By Charles King, Pund-IT® August 7, 2019
For many years, durability was the defining point for business notebooks. Products were designed and built for constant use, to stand up to literal knocks and accidental drops, to easily connect to networks and peripheral devices. That situation changed significantly in 2006 and, again, in 2008 when Apple introduced the MacBook Pro and MacBook Air. The company’s design aesthetic helped breathe new life into Apple’s Mac business and, for a time, made it look like a serious challenger to mainstream PC vendors.
But that situation shifted at CES 2012 when Dell introduced its XPS 13, a notebook that fundamentally changed the company’s reputation as a maker of solid if unsurprising PCs. Along with stylish good looks, the XPS 13 utilized Dell-developed materials, including a light yet rigid and strong carbon fiber composite. Later XPS 13 iterations introduced other notable features and materials, including Dell’s near bezel-less InfinityEdge display, NASA’s Silicon Aerogel (for heat insulation), Dell Cinema for optimized multimedia performance and continually improving battery life.
Over time, the XPS 13 became Dell’s most successful notebook product so it’s not surprising that many of the XPS line’s features and innovations were seeded into the company’s other notebooks, including the new Latitude 7400 2-in-1 convertible. The company recently sent me a 7400 2-in-1 evaluation unit so let me tell you about my hands-on experience with the product that occupies the high end of Dell’s commercial notebook portfolio. Continue reading
By Charles King, Pund-IT® July 31, 2019
The high-tech industry has more than its share of products that qualify as “solutions in search of problems.” But there are also hundreds of practical issues and challenges that have inspired vendors to develop powerful, continually evolving technology products and services. Pivot3’s digital video security and surveillance offerings are an excellent example.
How so? Founded in 2003 by veteran executives from VMware, Compaq and Adaptec, the company was an early pioneer in hyperconverged infrastructure (HCI) solutions, including digital video offerings. Pivot3’s sophisticated software and its skills at leveraging powerful technologies, including enterprise virtualization, PCIe NVMe flash and scale-out storage systems have enabled it to capture business in other markets, including virtual desktop infrastructure (VDI), hybrid cloud, datacenter modernization and Internet of Things (IoT).
Today, Pivot3’s video security and surveillance solutions play vital roles in scores of global “Smart” (Cities, Casinos) and “Safe” (Transit, Campus, Airport) deployments. In fact, Gartner has called Pivot3 a leader in large scale (multi-petabyte) digital video installations. The company recently announced a new offering – the Virtual Security Operations Center (Virtual SOC) – that is designed to significantly enhance video security and surveillance deployments.
Let’s take a look at Virtual SOC and consider how Pivot3 is, yet again, positioned to fundamentally change digital video customers’ lives for the better. Continue reading
By Charles King, Pund-IT®
Over the past two decades, the Chief Data Officer position has become increasingly commonplace in enterprises and other organizations. Capital One and Yahoo! both appointed CDOs around 2002. A2013 Gartner study found that over 100 companies employed CDOs—more than double the number in 2012, and in a recent update to the study 257 CDOs and other high-level data and analytics leaders shared their thoughts.
Moreover, the critical importance of data analytics to businesses, industries and government agencies of every kind have led organizations to recognize the need to better control and fully leverage the information they create, collect and manage. But what are the best strategies and approaches for achieving those goals? In addition, how can organizations ensure that they are employing the right people and practices?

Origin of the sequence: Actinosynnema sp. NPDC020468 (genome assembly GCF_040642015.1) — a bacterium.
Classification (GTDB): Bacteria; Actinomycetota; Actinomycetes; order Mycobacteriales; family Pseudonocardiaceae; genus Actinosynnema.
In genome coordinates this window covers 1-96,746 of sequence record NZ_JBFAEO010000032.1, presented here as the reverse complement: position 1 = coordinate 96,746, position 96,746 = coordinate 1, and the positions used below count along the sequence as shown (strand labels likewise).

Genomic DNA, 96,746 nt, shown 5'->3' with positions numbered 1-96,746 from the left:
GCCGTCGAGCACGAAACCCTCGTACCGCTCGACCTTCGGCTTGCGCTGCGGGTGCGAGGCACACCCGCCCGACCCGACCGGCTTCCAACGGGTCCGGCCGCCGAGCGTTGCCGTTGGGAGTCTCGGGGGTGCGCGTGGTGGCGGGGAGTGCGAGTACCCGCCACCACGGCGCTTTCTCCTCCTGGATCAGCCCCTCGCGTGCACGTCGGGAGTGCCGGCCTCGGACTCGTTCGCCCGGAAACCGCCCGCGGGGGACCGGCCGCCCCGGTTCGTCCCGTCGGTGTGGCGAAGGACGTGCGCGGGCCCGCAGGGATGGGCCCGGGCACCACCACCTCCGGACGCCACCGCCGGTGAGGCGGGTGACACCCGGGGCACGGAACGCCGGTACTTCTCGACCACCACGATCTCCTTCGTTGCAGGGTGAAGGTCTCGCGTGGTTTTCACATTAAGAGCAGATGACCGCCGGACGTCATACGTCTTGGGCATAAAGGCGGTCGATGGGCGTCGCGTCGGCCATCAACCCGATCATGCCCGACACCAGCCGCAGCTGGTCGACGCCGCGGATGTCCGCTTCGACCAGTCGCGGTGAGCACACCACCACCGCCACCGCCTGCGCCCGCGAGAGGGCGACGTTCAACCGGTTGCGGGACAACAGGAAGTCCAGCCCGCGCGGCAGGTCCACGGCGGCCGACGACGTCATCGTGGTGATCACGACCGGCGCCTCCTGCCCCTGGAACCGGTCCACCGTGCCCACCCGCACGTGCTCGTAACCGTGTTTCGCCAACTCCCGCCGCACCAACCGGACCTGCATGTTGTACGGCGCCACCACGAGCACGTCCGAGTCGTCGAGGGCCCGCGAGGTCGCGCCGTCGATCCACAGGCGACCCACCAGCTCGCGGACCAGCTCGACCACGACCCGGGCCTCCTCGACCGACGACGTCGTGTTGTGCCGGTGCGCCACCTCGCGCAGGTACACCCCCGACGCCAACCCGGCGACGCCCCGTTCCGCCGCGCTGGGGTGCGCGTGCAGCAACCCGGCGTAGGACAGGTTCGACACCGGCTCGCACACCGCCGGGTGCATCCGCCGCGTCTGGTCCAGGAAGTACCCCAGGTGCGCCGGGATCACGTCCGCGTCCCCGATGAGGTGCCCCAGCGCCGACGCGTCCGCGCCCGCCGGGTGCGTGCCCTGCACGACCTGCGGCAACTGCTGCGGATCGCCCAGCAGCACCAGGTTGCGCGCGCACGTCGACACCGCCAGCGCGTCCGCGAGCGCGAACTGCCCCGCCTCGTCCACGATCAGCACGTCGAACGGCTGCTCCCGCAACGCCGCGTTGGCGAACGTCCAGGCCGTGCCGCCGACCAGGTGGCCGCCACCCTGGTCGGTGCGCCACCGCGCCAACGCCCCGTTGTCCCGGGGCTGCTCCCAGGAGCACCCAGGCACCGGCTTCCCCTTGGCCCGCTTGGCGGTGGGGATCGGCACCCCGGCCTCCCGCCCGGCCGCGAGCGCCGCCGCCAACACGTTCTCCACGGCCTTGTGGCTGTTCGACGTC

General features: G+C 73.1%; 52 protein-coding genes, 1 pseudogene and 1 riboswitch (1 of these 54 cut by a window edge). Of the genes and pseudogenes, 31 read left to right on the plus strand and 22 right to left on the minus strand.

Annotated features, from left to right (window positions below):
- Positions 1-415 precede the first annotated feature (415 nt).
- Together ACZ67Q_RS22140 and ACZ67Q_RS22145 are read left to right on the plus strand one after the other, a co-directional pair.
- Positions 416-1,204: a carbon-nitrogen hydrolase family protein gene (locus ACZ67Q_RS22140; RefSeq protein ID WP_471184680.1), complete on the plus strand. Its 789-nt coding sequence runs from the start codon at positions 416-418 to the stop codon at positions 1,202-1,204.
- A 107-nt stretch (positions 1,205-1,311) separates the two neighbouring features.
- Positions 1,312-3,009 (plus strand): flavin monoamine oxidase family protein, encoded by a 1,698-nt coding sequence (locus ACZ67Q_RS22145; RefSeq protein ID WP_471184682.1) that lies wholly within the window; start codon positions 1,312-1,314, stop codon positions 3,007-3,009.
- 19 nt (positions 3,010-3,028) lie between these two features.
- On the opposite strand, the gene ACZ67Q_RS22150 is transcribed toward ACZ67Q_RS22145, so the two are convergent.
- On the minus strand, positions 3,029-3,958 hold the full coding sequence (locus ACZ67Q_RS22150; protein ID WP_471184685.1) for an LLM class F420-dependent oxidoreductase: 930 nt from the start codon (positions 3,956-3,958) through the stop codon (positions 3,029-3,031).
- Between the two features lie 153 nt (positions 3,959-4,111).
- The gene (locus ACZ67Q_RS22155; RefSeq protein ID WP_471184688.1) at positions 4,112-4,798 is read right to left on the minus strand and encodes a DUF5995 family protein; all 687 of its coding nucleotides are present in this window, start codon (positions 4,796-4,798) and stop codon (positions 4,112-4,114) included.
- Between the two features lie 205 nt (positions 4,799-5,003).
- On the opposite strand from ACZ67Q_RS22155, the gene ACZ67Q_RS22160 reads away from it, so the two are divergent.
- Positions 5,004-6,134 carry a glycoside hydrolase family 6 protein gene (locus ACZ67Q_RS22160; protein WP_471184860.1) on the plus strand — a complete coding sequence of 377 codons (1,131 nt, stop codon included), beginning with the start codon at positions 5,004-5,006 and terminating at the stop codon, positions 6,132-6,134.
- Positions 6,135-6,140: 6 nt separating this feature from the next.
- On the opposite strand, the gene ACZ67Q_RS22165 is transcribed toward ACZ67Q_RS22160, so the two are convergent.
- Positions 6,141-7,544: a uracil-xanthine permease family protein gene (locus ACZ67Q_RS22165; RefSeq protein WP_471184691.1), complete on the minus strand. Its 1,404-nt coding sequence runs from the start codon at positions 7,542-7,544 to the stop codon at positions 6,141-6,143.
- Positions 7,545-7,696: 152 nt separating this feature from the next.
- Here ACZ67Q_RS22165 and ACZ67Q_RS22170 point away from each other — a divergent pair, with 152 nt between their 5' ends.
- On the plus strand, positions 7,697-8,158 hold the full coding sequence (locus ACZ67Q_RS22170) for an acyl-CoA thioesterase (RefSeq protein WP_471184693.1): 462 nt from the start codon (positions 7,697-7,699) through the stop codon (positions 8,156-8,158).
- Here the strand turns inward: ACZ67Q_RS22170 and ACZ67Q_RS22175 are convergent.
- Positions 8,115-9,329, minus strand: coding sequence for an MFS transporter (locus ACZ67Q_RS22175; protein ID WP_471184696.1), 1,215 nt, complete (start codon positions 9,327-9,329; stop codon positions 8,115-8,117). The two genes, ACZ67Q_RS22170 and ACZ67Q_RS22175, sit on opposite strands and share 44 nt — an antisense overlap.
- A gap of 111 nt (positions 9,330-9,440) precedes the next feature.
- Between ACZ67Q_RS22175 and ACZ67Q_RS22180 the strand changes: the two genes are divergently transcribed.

Answers to those questions can be hard to ascertain due to rapid technological shifts, including massive upticks in the volume of information that businesses create, collect and manage. Not surprisingly, these and other relevant subjects were central to the presentations and discussions at the recent “tenth edition” of IBM’s bi-annual Chief Data Officer (CDO) Summit that the company hosted in San Francisco.
Let’s take a look at the key focal points of IBM’s CDO Summit and how the company plans to help customers deal with these issues. Continue reading
By Charles King, Pund-IT® July 17, 2019
In IBM’s recent announcement closing its $34B acquisition of Red Hat, the company said the deal:
- Positions IBM as a leading hybrid cloud provider, accelerates its high-value business model and extends Red Hat’s open source innovation to a broader range of clients
- Will preserve Red Hat’s independence and neutrality. Red Hat will operate as a distinct business unit within IBM, its current executive team (including CEO Jim Whitehurst) will lead the organization, and IBM will maintain Red Hat’s headquarters, facilities, brands and practices.
- Will strengthen Red Hat’s existing partnerships to continue giving customers freedom, choice and flexibility. Those partners include major cloud providers, such as AWS, Microsoft Azure, Google Cloud and Alibaba.
- Leave unchanged Red Hat’s unwavering commitment to open source.
- Empower IBM and Red Hat to deliver the next-generation hybrid multicloud platform based on open source technologies, such as Linux and Kubernetes. That will allow businesses to securely deploy, run and manage data and applications on-premises and on private and multiple public clouds.
Do these points make sense given the two companies’ history and relative strengths? If so, are there any challenges or barriers they face in pursuing these goals? Finally, what can customers and partners expect moving forward? Continue reading
By Charles King, Pund-IT, Inc. July 2, 2019
In past commentaries on supercomputing and high-performance computing (HPC), including the results of the latest Top500.org lists, I noted the benefits that dynamically flow from high-end systems to smaller businesses. In large part, that is due to the continuing upward evolution of computing technologies that drives costs down across the spectrum of IT solutions. But that process has also been hastened by specific trends, including the rise and performance of supercomputers leveraging industry standard components.